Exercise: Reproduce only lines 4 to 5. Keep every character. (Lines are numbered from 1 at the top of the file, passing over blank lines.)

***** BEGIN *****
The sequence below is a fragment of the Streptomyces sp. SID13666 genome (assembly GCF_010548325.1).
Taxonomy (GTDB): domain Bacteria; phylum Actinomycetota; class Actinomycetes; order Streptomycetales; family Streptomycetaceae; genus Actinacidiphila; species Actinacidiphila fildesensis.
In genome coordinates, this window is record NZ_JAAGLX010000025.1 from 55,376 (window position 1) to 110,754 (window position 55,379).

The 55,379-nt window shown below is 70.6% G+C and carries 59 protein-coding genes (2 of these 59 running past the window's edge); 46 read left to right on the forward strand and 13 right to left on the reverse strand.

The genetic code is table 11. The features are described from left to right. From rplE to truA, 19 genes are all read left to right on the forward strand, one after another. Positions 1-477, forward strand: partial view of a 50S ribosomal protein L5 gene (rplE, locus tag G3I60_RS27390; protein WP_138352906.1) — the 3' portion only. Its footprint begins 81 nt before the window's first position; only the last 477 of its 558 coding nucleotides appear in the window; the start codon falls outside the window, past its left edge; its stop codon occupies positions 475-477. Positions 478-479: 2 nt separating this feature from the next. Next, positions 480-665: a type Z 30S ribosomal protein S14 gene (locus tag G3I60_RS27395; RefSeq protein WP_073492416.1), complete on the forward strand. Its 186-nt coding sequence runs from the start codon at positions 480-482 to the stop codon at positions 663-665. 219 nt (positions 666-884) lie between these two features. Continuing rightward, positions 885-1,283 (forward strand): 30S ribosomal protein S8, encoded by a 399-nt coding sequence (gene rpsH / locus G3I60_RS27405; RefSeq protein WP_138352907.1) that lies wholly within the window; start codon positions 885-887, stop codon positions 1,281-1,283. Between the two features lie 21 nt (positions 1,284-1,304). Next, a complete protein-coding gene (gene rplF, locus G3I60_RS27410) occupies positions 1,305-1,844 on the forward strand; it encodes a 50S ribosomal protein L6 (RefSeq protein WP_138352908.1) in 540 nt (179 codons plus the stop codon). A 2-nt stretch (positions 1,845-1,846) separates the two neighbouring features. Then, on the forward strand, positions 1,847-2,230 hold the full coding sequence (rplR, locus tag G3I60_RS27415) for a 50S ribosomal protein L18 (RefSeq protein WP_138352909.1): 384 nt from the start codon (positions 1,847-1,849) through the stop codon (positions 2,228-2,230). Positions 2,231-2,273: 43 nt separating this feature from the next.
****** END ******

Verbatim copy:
The 55,379-nt window shown below is 70.6% G+C and carries 59 protein-coding genes (2 of these 59 running past the window's edge); 46 read left to right on the forward strand and 13 right to left on the reverse strand.

The genetic code is table 11. The features are described from left to right. From rplE to truA, 19 genes are all read left to right on the forward strand, one after another. Positions 1-477, forward strand: partial view of a 50S ribosomal protein L5 gene (rplE, locus tag G3I60_RS27390; protein WP_138352906.1) — the 3' portion only. Its footprint begins 81 nt before the window's first position; only the last 477 of its 558 coding nucleotides appear in the window; the start codon falls outside the window, past its left edge; its stop codon occupies positions 475-477. Positions 478-479: 2 nt separating this feature from the next. Next, positions 480-665: a type Z 30S ribosomal protein S14 gene (locus tag G3I60_RS27395; RefSeq protein WP_073492416.1), complete on the forward strand. Its 186-nt coding sequence runs from the start codon at positions 480-482 to the stop codon at positions 663-665. 219 nt (positions 666-884) lie between these two features. Continuing rightward, positions 885-1,283 (forward strand): 30S ribosomal protein S8, encoded by a 399-nt coding sequence (gene rpsH / locus G3I60_RS27405; RefSeq protein WP_138352907.1) that lies wholly within the window; start codon positions 885-887, stop codon positions 1,281-1,283. Between the two features lie 21 nt (positions 1,284-1,304). Next, a complete protein-coding gene (gene rplF, locus G3I60_RS27410) occupies positions 1,305-1,844 on the forward strand; it encodes a 50S ribosomal protein L6 (RefSeq protein WP_138352908.1) in 540 nt (179 codons plus the stop codon). A 2-nt stretch (positions 1,845-1,846) separates the two neighbouring features. Then, on the forward strand, positions 1,847-2,230 hold the full coding sequence (rplR, locus tag G3I60_RS27415) for a 50S ribosomal protein L18 (RefSeq protein WP_138352909.1): 384 nt from the start codon (positions 1,847-1,849) through the stop codon (positions 2,228-2,230). Positions 2,231-2,273: 43 nt separating this feature from the next.